Prince William is returning to the country where he proposed to Kate Middleton.
This time however, the British Royal will be travelling on a different agenda. A three country tour of Africa will see him make stop overs at Namibia, Tanzania and Kenya.
The trip will see the Duke of Cambridge seek to scale the fight against poaching in order to save endangered wildlife species, according to reports in British newspapers.
In his first speech as patron of the Royal African Society (RAS) on September 12, Prince William announced his intended tour of Africa that will take place later in the month.
Official dates for the visit have not been confirmed, and British tabloids are still speculating whether the Duchess of Cambridge will accompany her husband on the tour.
The Prince, who is second in line to the British throne, said he was devastated at the effects poaching was having on wildlife.
“I am deeply saddened by the numbers of elephant, rhino and pangolin who have been illegally slaughtered for their tusks, horns and scales,” he said.
Prince William added that the illegal wildlife trade also had a devastating human impact. “Too many brave rangers are tragically killed each year by poachers. Communities see their tourist livelihoods threatened. And the proceeds of the illegal wildlife trade fund broader criminal networks and threaten security.”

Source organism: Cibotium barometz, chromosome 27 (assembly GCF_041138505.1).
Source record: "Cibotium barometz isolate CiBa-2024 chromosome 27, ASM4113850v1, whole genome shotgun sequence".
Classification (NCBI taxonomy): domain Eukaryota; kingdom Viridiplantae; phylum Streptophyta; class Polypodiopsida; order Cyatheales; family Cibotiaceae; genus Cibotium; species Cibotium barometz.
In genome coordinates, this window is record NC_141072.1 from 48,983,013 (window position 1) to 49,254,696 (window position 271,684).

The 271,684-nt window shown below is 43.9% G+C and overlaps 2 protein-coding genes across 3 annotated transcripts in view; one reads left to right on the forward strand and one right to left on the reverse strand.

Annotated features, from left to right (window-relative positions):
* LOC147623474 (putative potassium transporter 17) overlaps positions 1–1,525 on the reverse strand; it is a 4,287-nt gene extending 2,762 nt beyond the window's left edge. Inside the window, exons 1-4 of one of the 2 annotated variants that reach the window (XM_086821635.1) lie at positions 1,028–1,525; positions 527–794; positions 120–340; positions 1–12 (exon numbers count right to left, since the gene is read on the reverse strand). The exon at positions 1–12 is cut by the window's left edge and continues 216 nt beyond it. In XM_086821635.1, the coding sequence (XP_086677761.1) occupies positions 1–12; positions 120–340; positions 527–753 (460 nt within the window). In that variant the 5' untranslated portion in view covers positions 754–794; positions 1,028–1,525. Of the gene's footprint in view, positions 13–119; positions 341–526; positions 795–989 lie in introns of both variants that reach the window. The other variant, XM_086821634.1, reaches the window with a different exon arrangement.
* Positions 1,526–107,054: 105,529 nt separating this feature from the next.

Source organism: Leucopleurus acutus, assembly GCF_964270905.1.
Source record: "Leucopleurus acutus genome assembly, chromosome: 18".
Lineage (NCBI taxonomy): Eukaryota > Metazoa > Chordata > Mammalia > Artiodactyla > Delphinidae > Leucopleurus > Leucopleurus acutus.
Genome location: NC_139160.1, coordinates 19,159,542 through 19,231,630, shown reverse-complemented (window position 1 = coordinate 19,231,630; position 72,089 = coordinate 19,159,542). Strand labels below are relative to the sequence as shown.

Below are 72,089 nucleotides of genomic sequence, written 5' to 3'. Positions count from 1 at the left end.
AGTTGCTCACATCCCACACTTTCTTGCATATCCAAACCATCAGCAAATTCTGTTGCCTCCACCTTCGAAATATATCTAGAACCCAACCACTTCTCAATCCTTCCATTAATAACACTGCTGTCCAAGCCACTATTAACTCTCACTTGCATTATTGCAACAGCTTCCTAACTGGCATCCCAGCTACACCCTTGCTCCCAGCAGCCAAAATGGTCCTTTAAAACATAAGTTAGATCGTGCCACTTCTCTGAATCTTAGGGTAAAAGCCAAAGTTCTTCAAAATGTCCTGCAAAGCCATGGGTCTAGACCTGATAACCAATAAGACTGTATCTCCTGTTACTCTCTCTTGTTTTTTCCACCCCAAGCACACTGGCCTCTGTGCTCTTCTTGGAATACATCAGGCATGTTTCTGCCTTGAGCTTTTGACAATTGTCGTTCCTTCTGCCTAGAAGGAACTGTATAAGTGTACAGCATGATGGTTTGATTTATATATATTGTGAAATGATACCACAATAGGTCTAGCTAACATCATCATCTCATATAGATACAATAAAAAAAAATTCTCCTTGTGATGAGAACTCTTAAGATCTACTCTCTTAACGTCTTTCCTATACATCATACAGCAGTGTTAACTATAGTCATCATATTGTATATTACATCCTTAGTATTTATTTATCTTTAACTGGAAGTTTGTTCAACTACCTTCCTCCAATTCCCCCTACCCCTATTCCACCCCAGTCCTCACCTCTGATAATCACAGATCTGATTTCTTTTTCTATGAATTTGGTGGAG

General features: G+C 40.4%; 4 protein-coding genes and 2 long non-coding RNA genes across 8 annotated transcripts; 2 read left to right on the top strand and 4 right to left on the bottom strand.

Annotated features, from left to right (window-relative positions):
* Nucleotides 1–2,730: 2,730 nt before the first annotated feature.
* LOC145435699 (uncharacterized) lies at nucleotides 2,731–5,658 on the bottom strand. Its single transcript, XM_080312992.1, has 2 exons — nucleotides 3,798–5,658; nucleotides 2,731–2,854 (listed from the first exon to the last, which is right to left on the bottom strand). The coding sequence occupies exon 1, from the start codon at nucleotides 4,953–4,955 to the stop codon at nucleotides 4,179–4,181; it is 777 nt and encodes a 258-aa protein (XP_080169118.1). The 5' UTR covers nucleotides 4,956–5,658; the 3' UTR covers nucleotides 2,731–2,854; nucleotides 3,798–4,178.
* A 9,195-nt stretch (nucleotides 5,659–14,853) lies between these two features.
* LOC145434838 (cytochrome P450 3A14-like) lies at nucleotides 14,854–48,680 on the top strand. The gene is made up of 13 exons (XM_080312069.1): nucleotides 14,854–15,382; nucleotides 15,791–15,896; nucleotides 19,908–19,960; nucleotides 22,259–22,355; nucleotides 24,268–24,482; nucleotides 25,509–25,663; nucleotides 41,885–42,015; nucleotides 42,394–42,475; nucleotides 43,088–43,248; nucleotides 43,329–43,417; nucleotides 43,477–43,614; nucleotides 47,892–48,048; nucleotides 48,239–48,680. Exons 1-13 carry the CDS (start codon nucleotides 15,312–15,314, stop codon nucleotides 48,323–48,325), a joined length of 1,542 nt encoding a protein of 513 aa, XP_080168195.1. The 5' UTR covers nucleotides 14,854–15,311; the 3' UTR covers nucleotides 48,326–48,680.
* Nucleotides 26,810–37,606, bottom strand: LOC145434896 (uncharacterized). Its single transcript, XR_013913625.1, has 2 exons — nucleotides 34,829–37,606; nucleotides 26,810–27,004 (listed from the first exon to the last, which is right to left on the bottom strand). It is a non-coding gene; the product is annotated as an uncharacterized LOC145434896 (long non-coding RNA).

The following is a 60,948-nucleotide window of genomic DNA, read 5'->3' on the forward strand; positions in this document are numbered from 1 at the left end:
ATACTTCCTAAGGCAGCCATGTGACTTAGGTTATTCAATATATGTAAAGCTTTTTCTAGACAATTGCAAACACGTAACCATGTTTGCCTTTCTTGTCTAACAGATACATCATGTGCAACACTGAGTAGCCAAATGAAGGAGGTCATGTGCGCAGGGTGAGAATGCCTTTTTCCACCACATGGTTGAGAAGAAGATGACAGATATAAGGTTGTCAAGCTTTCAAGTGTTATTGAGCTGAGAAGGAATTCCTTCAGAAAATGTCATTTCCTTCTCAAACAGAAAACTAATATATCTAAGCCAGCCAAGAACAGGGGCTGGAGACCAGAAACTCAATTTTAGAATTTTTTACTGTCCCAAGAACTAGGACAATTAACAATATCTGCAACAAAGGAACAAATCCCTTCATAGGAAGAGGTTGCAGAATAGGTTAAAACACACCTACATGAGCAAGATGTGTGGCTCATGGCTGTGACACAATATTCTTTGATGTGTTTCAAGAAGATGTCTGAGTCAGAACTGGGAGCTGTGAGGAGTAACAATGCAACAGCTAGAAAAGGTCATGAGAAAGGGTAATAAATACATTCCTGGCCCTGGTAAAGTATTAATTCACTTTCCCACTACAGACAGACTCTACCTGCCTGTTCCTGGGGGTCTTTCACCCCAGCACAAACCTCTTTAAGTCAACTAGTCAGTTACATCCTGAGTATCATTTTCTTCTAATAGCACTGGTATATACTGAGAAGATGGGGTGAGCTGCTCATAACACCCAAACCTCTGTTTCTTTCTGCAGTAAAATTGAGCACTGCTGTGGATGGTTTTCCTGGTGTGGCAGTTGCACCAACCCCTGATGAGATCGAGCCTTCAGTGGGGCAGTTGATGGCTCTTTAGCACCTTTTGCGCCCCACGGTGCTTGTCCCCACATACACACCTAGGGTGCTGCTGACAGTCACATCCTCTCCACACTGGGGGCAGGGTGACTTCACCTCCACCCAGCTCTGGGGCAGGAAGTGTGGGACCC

Love for Africa
His Royal Highness the Duke of Cambridge has been traveling back and forth to Africa since his childhood, first falling in love with the continent alongside his mother, Princess Diana.
“I first fell in love with Africa when I spent time in Kenya, Botswana and Tanzania as a teenager. I was captivated and have been hankering to get back as often as possible ever since.”
In February of this year, the Daily Mail reported that in 1997 after the death of their mother Princess Diana, Prince William and his brother Prince Harry travelled to Africa on orders from their father Prince Charles so as to “get away from it all.”
This established a love for the continent which became a precious santuary for the two princes. Additionally, the two British royals began engaging in wildlife conservancy on the continent.
“You can’t exaggerate their importance in Africa’s conservation wars,” Charlie Mayhew, chief executive of Tusk Trust told the Daily Mail.
Prince William’s trips to Kenya have seen him frequent the Lewa Conservancy on many occasions, including some time spent their during his gap year in university. The Duke of Cambridge has such a strong relationship with the Conservancy that even includes close ties with the family of the wildlife sanctuary’s landowner Ian Craig.
It was while on one of his trips to Kenya, in October 2010, that Prince William told the future Duchess of Cambridge that he wanted to marry her.
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